When purveyors and practitioners of the physical and natural sciences hear that there is science in HR, the reaction is usually one of disbelief or incredulity.

In fact, there is quite a lot of both art and science in what our profession does, and that’s evolved over the last 100 years. Early last century, personnel were first broken out of the stores and supply function. To the Henry Fords of the time, recruiting humans was a bit like acquiring nuts and bolts, even if they could speak and had feelings. In the 1920s, strikes at the Ford factory and other major industrial sites forced the organisation’s people purchasers to spread their wings into industrial relations (IR).

Although IR practice started off having more aspects of riot control than we do today, the acquisition of this role was a positive move for the profession because it began the practice of employers negotiating with workers. We began to see, craft and deliver win-win solutions between employers and employees. Then came the Hawthorne experiment, when industrial psychologists entered the HR space and studied motivation and engagement at the Westinghouse factory. Hawthorne showed that employing ergonomics, consultation, setting up healthier operating environments and introducing rest breaks actually got productivity back on track. Profitability improved, and the reports became pleasant after-work reading for the bosses.

Industrial and clinical psychology then continued their incursions into our profession, as did the arrival of people management metrics. CEOs got involved and wanted the COO, CFO and CHRO to begin cooperating on developing business cases and making them happen. So our organic workplace system became recognised for what it was. CHRO’s began to fight back after years of being shoved around, and so began the war for talent in the 1990s. In redesigning the workplace to fight that, HR professionals begin to gain measurements on how good (or not) line management was, all the way up to the CEO’s office. We also began measuring the importance of these drivers to organisational performance, and whether it was a model employer. The arrival of social media has only intensified the need to know and respect these trends.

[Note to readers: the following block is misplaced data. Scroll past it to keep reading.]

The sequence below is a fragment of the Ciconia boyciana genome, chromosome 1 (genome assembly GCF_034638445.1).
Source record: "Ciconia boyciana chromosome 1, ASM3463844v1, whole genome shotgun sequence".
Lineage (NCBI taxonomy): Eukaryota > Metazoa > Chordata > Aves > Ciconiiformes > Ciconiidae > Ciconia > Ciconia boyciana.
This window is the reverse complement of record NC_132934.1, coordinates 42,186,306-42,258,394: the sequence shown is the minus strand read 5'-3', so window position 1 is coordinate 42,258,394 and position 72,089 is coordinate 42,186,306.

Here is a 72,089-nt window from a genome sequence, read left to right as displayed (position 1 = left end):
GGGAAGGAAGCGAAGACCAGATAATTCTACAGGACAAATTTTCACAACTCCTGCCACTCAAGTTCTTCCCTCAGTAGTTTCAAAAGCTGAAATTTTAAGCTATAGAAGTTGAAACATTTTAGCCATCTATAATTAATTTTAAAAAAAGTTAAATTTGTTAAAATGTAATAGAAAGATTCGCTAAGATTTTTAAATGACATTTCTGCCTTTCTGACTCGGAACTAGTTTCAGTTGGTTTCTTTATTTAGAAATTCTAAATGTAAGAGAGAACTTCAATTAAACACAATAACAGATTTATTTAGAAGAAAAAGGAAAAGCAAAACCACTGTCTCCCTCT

A new combined science has emerged to help us analyse workers and workplace performance and engagement – neuro-leadership. It is a combination of neuroscience, psychological sciences and human resources. MRI technology has enabled us to measure and monitor brain patterns for human responses to different styles of workplace management. Fortunately, neuro-leadership gave us hard data confirming that modern servant leadership styles are the most effective, as opposed to the good old command and control styles that were taught in our business schools until the late 1980s.

So, over the past century the bar has lifted on what our profession is, and what’s expected from practitioners within it. As part of that dynamism, AHRI has just upgraded its Model of Excellence (MoE) for modern HR practice, based on extensive international and local research. The new MoE will underpin all our programs – from grading and certifying AHRI members, to our PD content, and also in selection of event speakers with expertise in areas relevant to the wants and needs of this modern profession.

Art and science in HR? Absolutely, and the forces adding momentum here continue unabated.

This article is an edited version. The full article was first published in the August 2015 issue of HRMonthly magazine as ‘The science in HR’. AHRI members receive HRMonthly 11 times per year as part of their membership. Find out more about AHRI membership here